Norway’s Temperature Falls have taken things to the next level with their sound-design and artistry throughout this conceptually poignant and musically provocative new album.
Nobody To Believe In Anymore proves a confronting title, and the opening track reinforces this sense of self-consideration – Nothing Really Matters, another phrase and a subsequent mood that sends the listener deeper into a haunting realm of emptiness and uncertainty.
Immediately there’s an air of contemplation in the delicate riff, contrasted by the weight and fuzz of distortion and rhythm elsewhere – the vocals further this, softly breathy and intimate as they detail the reflection of the concept.
To build upon this all the more so, the song offers a decidedly catchy hook resolve, the title lingering indefinitely when the music has ended. It’s a strong start, and you can’t help but feel you’re involved for the long haul – times are tough, and an ever-immersive and purposeful Temperate Falls are consistently in tune with that.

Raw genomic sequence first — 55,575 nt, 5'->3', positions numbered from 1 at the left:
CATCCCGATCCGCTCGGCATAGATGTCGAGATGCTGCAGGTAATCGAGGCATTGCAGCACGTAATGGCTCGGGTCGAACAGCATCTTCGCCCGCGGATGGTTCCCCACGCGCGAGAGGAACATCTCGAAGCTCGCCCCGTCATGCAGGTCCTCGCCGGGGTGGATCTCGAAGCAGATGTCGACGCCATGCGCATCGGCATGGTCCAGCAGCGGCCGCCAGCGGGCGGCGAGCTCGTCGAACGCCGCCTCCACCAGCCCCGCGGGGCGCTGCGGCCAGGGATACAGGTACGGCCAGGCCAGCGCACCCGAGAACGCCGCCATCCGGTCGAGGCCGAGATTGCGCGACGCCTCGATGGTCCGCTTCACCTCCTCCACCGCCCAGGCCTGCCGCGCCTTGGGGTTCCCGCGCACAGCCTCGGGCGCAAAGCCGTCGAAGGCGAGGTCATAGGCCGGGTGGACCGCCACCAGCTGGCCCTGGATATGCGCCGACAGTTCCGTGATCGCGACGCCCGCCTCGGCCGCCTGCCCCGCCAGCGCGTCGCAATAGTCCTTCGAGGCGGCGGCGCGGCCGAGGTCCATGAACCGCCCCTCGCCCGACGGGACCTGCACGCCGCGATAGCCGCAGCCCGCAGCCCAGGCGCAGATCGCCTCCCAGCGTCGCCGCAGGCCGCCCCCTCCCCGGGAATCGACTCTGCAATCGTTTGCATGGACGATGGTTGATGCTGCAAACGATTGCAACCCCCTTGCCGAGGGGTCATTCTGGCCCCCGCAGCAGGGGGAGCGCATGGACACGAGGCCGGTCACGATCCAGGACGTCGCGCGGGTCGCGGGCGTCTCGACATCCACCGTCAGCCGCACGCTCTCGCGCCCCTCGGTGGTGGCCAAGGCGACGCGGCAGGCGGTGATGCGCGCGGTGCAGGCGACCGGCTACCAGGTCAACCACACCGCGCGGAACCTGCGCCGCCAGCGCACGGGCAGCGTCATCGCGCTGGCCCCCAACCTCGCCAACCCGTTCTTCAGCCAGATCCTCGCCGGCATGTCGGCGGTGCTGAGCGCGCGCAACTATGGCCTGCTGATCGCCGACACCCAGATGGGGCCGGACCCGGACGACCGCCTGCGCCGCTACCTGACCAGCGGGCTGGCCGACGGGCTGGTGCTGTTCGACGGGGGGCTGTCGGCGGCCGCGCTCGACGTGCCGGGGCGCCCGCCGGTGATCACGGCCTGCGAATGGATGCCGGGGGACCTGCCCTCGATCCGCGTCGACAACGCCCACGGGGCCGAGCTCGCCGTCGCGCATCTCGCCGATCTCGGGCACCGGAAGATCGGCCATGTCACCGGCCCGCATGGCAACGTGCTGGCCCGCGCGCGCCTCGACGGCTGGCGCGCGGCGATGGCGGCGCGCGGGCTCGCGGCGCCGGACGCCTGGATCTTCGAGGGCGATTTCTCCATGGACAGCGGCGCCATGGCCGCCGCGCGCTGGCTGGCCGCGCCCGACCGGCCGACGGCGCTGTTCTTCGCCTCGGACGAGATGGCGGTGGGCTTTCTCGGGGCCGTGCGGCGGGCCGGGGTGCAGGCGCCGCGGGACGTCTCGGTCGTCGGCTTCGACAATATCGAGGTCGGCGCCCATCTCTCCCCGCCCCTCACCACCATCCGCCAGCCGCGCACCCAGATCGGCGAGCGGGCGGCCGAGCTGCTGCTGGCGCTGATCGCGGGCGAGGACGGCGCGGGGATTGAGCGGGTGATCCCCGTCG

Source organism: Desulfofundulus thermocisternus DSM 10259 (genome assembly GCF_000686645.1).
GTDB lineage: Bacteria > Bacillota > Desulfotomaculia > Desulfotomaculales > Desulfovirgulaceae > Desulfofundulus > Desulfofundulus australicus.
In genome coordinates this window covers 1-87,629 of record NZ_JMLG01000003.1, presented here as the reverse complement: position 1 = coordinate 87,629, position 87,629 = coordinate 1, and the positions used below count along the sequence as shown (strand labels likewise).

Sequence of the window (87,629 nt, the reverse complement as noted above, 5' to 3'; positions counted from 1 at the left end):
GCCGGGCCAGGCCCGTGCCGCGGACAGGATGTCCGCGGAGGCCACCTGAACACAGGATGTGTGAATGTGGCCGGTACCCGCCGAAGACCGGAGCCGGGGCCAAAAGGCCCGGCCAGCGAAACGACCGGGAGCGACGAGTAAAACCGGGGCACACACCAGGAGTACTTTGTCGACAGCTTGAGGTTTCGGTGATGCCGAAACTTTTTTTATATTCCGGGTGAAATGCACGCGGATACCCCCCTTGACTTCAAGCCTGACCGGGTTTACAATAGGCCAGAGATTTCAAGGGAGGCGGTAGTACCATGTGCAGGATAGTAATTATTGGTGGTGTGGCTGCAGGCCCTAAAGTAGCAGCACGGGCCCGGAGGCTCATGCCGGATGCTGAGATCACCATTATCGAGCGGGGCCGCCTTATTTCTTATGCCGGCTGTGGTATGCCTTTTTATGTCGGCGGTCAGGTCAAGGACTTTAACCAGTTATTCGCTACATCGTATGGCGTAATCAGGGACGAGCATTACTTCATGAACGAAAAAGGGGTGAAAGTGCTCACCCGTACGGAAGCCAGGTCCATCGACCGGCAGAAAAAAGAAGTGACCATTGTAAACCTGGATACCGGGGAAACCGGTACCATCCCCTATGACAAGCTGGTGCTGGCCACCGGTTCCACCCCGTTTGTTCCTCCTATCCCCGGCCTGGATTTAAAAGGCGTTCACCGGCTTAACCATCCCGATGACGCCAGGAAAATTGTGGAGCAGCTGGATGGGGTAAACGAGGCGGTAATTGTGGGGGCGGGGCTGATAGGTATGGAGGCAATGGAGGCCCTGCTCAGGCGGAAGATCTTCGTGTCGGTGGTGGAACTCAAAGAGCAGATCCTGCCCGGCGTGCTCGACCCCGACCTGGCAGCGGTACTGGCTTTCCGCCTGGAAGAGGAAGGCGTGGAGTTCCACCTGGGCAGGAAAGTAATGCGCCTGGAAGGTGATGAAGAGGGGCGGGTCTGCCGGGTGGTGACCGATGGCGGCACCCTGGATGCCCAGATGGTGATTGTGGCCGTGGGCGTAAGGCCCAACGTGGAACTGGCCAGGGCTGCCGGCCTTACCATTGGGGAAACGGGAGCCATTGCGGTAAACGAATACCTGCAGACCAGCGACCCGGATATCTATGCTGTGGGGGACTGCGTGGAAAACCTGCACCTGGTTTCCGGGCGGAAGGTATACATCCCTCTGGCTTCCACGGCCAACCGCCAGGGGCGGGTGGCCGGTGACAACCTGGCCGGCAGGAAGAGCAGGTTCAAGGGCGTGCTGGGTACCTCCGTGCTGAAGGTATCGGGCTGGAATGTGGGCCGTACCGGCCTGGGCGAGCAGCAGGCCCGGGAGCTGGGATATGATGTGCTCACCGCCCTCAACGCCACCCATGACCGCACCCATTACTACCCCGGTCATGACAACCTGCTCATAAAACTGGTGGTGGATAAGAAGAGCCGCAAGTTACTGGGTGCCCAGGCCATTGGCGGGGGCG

Death By Suffocation follows and whilst poetic still there’s an alt-rock weight and tribal presence to this indie anthem, perhaps highlighting the reason for it being the single and video from the project.
Darkness pours through in concept and mood, as does juxtaposition between sections, and our lead singer puts in a bold and beautiful performance to emphasise this.
Later, heavy tumbling drums create further contrast for a slight Massive Attack feel leading into Incubus-esque expression with modern hip hop tendencies, as Leash Your Promises gets unpredictable and personal.
Whilst all of these qualities ring true to the band’s sense of freedom, the album undoubtedly leans in a direction all of its own. TF create from the moment, and the music reflects this.
Highlights include the minimal yet vastly enveloping I’ve Got A Knife, which connects for its metaphorical power and the implications intertwined with this. An industrially addictive, high-volume-required and deeply human I Need You To Hold Me is another, then there’s the bold fuzz and artistry of Pass Me A Cigarette (Remastered), with a latter half that wholly overwhelms.
And towards the finish, a brilliant hit of Sneaker Pimps, 6 Underground style intensity and dreamy melody unite for an absolute stand-out and personal favourite. The album even weaves in a grittily atmospheric closing track that again feels personal and somehow both gentle and harsh.
Though first impressions work well, this is naturally a collection worth revisiting – one I’ll be listening to a fair few times over as the winter season takes hold. This is true, actually, of the entire Temperature Falls catalogue. Always a band worth knowing about.